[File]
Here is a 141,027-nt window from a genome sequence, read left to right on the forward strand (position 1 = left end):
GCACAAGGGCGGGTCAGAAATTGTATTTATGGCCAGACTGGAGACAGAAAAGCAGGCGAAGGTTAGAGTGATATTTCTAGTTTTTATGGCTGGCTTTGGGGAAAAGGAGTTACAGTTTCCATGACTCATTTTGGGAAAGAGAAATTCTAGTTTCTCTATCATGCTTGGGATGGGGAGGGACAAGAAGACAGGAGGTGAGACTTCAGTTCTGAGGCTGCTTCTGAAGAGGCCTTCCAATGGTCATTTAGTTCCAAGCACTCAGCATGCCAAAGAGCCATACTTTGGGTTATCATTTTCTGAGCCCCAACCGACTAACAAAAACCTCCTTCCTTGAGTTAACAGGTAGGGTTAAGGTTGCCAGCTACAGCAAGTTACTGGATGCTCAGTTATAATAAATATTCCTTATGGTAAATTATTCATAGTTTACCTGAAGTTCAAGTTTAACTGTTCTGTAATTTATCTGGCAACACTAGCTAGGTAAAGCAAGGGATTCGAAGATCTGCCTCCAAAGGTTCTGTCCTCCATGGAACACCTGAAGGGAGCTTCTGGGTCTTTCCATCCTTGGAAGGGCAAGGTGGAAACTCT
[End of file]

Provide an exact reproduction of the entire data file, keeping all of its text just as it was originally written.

Here is a 141,027-nt window from a genome sequence, read left to right on the forward strand (position 1 = left end):
GCACAAGGGCGGGTCAGAAATTGTATTTATGGCCAGACTGGAGACAGAAAAGCAGGCGAAGGTTAGAGTGATATTTCTAGTTTTTATGGCTGGCTTTGGGGAAAAGGAGTTACAGTTTCCATGACTCATTTTGGGAAAGAGAAATTCTAGTTTCTCTATCATGCTTGGGATGGGGAGGGACAAGAAGACAGGAGGTGAGACTTCAGTTCTGAGGCTGCTTCTGAAGAGGCCTTCCAATGGTCATTTAGTTCCAAGCACTCAGCATGCCAAAGAGCCATACTTTGGGTTATCATTTTCTGAGCCCCAACCGACTAACAAAAACCTCCTTCCTTGAGTTAACAGGTAGGGTTAAGGTTGCCAGCTACAGCAAGTTACTGGATGCTCAGTTATAATAAATATTCCTTATGGTAAATTATTCATAGTTTACCTGAAGTTCAAGTTTAACTGTTCTGTAATTTATCTGGCAACACTAGCTAGGTAAAGCAAGGGATTCGAAGATCTGCCTCCAAAGGTTCTGTCCTCCATGGAACACCTGAAGGGAGCTTCTGGGTCTTTCCATCCTTGGAAGGGCAAGGTGGAAACTCT